• Visual-Spatial:  People who learn best by observing things and interacting with their environments. They love exploring new places and visualizing concepts.
  • Bodily-Kinesthetic:  People who learn best through hands-on activities.  They are very in-tune with their bodies and learn by putting them to use.  This can include artists, doctors, or even carpenters and tradespeople.
  • Musical:  This is fairly self-explanatory, but these are people who feel a deep connection to music.  That might mean they are musicians, but can also mean that they work best with music in the background, or by thinking of things rhythmically.
  • Interpersonal: People who work best by interacting with others. They love to talk through problems, relate to other people’s emotions, and can make great salespeople or valuable team members.
  • Intrapersonal:  These people are connected to their own thought processes and emotions.  They use their own intuition to solve problems, and love reading about and thinking through ideas.  They probably keep interesting journals!
  • Linguistic:  These people use language to solve problems. They are often great writers, and love to learn by reading and analyzing texts.
  • Logical-Mathematical:  These people are very good at understanding theories, concepts and patterns, and are very good at using reasoning and deduction to solve problems.

By breaking up intelligence into various categories, Gardner opens up the possibility of re-defining what intelligence means.

Take the time to consider which category describes you, and don’t forget that you might fit into several different ones!

For example - somebody that is an amazing, talented athlete but not a great writer is not inherently less intelligent than a mathematics whiz. By owning and exploring your particular strengths, you can build confidence in your abilities which will ultimately lead to greater success in life.

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If for example, you retain information best by working with other people, that might mean that you have strong interpersonal intelligence. Some people find it distracting to work alone, and succeed when they are encouraged to work through problems with their peers and to vocalize their ideas.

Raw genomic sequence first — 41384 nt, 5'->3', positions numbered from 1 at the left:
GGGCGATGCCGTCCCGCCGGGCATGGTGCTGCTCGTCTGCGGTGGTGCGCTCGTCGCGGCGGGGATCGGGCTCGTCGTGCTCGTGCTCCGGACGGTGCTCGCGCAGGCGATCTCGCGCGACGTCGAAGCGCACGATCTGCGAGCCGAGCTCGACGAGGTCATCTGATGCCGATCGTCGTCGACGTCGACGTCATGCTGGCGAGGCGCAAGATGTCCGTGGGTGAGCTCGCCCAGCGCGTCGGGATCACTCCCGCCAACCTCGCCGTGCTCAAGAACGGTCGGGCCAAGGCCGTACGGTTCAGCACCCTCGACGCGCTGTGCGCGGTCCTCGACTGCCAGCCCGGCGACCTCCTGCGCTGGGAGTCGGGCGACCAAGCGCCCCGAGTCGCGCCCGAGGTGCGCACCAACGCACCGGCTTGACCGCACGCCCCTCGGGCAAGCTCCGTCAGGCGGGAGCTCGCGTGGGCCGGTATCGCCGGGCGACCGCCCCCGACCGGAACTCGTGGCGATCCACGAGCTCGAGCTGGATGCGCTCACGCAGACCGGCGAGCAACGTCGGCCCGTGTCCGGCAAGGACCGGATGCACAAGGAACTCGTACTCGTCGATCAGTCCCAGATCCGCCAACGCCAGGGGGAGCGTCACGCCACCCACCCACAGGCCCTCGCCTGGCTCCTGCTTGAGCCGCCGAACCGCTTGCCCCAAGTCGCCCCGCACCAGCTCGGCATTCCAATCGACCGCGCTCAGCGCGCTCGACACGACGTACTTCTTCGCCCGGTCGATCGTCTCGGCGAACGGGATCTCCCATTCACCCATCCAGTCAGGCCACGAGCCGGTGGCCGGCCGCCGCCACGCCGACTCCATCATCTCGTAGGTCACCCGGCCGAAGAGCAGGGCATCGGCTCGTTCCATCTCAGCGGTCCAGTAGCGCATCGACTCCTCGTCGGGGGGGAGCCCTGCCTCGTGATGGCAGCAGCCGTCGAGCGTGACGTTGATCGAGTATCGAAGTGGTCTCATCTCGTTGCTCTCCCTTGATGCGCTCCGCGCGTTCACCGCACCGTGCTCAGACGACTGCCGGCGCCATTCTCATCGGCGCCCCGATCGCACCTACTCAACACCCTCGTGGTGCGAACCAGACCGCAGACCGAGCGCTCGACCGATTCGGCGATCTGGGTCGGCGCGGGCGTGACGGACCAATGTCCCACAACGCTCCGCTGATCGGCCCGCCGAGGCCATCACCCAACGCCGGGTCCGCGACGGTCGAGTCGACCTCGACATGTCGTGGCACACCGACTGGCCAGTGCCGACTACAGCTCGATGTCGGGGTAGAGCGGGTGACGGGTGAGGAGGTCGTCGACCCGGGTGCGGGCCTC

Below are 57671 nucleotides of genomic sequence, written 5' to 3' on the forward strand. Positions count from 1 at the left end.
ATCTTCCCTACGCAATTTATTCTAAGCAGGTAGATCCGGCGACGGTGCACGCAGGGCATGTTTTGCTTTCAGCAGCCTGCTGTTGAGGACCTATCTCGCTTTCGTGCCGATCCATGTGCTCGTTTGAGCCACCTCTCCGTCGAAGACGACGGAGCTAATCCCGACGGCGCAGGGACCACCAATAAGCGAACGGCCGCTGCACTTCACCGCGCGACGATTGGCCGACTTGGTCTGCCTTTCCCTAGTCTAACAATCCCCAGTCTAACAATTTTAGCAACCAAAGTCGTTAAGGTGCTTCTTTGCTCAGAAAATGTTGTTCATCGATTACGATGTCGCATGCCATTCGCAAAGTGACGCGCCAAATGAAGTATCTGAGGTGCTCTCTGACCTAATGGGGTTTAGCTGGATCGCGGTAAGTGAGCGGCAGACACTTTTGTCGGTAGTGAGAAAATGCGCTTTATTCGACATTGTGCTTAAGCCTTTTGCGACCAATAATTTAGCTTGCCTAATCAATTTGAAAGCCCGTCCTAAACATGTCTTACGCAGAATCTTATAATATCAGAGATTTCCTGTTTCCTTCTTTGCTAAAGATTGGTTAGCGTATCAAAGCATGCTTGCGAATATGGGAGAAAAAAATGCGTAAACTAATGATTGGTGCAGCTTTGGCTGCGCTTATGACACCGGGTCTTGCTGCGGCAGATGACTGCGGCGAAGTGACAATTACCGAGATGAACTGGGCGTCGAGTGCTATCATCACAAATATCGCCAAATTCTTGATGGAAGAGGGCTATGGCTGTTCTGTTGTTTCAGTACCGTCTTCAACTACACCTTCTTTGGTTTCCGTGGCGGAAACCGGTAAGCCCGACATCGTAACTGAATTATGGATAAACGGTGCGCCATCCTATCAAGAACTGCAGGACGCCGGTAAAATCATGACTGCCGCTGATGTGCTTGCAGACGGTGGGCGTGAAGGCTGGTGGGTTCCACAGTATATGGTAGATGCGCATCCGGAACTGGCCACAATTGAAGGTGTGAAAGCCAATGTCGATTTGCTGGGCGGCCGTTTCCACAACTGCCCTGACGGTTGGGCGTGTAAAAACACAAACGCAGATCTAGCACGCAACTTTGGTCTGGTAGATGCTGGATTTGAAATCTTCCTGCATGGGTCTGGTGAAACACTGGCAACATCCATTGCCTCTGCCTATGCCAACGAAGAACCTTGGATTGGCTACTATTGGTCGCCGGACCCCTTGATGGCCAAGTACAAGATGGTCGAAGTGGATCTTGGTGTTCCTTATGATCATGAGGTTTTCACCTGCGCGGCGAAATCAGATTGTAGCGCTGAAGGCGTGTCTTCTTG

Rather than fighting your individual strengths and trying to fit into a box, explore them!

Exploring your learning patterns can also help you process and understand other patterns and behaviours in your life. Emotional intelligence is just as important as more traditional definitions of intelligence, and some thinkers have even argued that it is the most important.

Figuring out which categories of Gardner’s multiple intelligences correspond with you can help you develop emotionally. For example, if you are intrapersonal, meaning you learn best working on your own, individual activities can serve to improve your mental wellness and happiness -- things like writing a journal, or going for a long walk on your own.

Developing your emotional intelligence will ultimately allow you to get in touch with yourself and live a happy and fruitful life.

The main takeaway is that everyone is different, and everyone has different ways of understanding and processing the world. Your individuality is a strength, not a weakness. Rather than trying to adapt yourself to conform to what you think you should be, it is much more rewarding to embrace your individuality and take the steps to strengthen the things that make you unique.  

Learning never stops, so it’s a great idea to figure out how you can benefit from life’s lessons while honoring the things that make you so special.